Building Your Garden from the Ground Up -- Organically - Jay Mertz
Before we can build soil we must first understand the type of soil we have. Is it silt; which is fertile and retains moisture, but is easily compacted? Do you have sandy soil, which is light and gritty in texture and drains well? You may have clay that is heavy, slow to drain, and sticky. Clay soil is hard to work, but is usually full of nutrients.
Is your soil acid or alkaline? They are terms that apply to the pH of the soil. The scale runs from 1 to 14, wich 7 in the middle. Soils with pH below 7 are acid and soils with pH above 7 are alkaline. Most plants do best in the 6 to 7 range. Some plants like Azaleas and Blueberries do best in more acid soils. The pH of soil can be adjusted through the use of sulfer, peat moss and pecan shells. This will make the soil more acid. Acid soil can become more alkaline with the use of lime or calcium carbonate. As you can see, we must first become acquainted with our soil before we can amend it. A good soil test is recommended.
Healthy soil is the key to organic gardening. Feed the soil, the soil will feed the plant, and the plant will feed you. Good healthy soil will contain 5% humus, a balance of silica and paramagnetic sands or rock powders. It is important to balance the soil so it provides all the conditions plants need.
Listed are several reasons our soil could be out of balance:
Soil is much more than just dirt. It is a mix of fine rock particles, organic matter, water, ari, microorganisms and critters. Healthy soil contains plant roots, animals, insects, bacteria, fungi, other organisms and earthworms.
Let's improve our soil. There are no silver bullets or overnight solutions. It can take several years to build fertile, rich soil. While you are building your soil, supplement with organic fertilizers -- feed your plants.
The most important step in building quality soil is to add organic matter. Organic matter will help improve soil structure and microbial activity. There is a wide range of organic materials available to gardeners. The most popular and easiest to use is compost. Additional excellent materials include aged manure, old leaves, straw, grass clippings, pecan shells, peanut hulls, organic cotton burr materials, wood chips and humate. Learn to make your own compost -- it is superior. Other materials which should be added include lava sand, granite sand, greensand, and basalt. These sands work well when added to compost.
I personally use 2 cubic feet of cotton burr compost, 40 pounds of pecan shells, 10 gallons peanut hulls, 40 pounds lava sand, 20 pounds granite sand, 40 pounds basalt sand, 8 pounds DE, and 10 poounds greensand to 1,000 square feet. I prefer this blend for clay-type soils. I plant with worm castings and mulch with peanut hulls, leaves or hay. This year's mulch is next year's compost. For each growing season I recommend 1 to 2 inches of compost. Rock powders or sand only needs to be added every 3 years. These materials should be applied in the late fall to give the material time to work in the soil and to develop the micro flora. Products like Pent-A-Vate, Medina, and Agrispon work well to help develop and multiply the micro flora and mellow the soil. If you want to make this process simple, just purchase you compost and add Rabbit Hill Farm "soil builder!"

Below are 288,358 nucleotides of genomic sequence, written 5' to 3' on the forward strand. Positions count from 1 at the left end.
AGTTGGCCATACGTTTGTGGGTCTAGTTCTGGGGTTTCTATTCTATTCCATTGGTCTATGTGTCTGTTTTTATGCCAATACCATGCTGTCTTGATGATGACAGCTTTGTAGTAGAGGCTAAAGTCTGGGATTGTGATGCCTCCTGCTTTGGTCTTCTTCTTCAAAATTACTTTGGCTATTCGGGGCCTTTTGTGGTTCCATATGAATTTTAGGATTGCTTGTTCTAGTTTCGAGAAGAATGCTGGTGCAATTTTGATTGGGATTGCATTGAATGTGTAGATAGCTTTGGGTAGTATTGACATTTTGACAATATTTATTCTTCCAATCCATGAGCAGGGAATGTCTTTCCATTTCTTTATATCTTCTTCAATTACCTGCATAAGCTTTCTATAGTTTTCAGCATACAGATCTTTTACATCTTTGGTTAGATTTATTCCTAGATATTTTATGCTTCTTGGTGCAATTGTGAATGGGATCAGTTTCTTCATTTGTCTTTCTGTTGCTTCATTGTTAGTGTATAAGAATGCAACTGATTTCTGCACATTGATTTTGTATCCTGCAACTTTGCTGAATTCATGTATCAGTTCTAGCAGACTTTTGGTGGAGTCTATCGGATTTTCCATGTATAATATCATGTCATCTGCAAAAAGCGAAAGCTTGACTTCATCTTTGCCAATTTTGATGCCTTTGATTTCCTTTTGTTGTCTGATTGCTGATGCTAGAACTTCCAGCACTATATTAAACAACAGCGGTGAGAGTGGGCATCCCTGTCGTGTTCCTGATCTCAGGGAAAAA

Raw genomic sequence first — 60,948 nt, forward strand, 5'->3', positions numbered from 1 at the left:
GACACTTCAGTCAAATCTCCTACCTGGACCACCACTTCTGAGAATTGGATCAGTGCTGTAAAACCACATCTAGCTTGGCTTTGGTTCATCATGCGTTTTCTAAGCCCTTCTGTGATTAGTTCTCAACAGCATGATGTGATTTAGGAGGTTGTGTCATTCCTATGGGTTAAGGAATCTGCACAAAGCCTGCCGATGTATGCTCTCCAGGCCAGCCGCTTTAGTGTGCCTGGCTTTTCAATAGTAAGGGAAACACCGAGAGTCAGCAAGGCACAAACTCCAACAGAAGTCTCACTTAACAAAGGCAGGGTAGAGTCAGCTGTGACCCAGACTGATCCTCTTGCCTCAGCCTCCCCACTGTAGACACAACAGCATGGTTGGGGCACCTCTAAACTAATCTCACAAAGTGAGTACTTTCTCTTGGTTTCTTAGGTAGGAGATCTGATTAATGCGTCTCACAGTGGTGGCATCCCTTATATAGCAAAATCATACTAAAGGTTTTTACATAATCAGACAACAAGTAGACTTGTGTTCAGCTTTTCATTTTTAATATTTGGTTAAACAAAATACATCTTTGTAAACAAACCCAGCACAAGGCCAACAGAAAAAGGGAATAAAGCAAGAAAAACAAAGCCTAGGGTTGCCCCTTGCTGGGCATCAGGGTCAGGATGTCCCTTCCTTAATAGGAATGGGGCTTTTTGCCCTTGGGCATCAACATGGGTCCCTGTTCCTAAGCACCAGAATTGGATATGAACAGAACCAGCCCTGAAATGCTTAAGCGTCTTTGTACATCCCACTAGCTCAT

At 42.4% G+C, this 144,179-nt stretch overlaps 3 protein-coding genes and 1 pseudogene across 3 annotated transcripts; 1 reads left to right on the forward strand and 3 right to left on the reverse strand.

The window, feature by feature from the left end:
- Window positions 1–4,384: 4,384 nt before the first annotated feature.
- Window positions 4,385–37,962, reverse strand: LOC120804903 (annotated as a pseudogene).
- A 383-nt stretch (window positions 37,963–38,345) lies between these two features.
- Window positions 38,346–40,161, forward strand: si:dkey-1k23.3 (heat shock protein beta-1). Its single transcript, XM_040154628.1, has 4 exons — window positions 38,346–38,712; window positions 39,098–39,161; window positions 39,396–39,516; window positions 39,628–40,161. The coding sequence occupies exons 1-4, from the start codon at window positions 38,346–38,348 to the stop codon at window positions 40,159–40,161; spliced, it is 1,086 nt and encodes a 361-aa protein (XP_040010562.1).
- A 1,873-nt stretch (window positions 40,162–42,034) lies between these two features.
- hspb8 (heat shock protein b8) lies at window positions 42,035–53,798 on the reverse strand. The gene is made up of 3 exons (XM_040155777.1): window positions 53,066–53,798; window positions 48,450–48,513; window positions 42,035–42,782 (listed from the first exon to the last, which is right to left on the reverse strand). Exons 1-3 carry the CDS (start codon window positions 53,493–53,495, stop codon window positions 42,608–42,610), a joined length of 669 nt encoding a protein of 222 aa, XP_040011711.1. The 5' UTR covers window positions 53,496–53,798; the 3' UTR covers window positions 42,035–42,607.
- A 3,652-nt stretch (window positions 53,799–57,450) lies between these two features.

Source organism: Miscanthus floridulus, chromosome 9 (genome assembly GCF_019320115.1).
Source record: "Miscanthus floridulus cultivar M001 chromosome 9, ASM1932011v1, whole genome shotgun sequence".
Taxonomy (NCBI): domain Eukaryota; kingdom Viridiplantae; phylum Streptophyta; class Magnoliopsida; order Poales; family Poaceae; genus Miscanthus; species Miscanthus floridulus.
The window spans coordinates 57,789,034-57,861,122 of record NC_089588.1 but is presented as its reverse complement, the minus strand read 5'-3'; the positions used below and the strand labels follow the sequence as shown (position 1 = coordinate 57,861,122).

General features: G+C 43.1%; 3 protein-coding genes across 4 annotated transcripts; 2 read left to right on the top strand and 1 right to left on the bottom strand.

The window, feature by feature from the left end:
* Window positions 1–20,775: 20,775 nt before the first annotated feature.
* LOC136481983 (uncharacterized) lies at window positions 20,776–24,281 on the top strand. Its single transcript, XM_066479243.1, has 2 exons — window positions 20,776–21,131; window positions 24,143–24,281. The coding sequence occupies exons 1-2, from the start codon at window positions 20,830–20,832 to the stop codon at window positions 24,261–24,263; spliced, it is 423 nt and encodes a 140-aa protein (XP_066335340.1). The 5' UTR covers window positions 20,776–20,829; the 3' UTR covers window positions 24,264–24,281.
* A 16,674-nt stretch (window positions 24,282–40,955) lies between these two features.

The decay process works best if there is a constant supply of food for the microorganisms. Sugar or molasses works best. I like molasses at the rate of 6 tablespoons per gallon of water. This can be applied every 3 months. Mulch also feeds the microbes. After planting, leave no bare soil. Mulch - Mulch - Mulch!
The first year I grew organic produce I only used a 1/4 to 1/2 inch layer of horse manure dusted with humate, tilled into the soil. Worm castings were used in planting. No other fertilizers were used that season.
The most important thing is to use what you have. Keep your cost factor low, and know your source of material. You do not want to end up with contaminated compost or mulch. As your soil reaches a good balance you will find more earthworm activity.
Be sure and not over-till your soil. When you till, you add oxygen and nitrogen, which causes an explosion in microbial activity. It is a good idea to add organic material when tilling to feed the increasing microbial population. Use the tiller only when you absolutely need it. Use mulches to reduce weed problems, conserve moisture, and to keep soil temperatures low.
Feed the soil -- your garden will love you!
Contributed by Jay Mertz, owner of Rabbit Hill Farm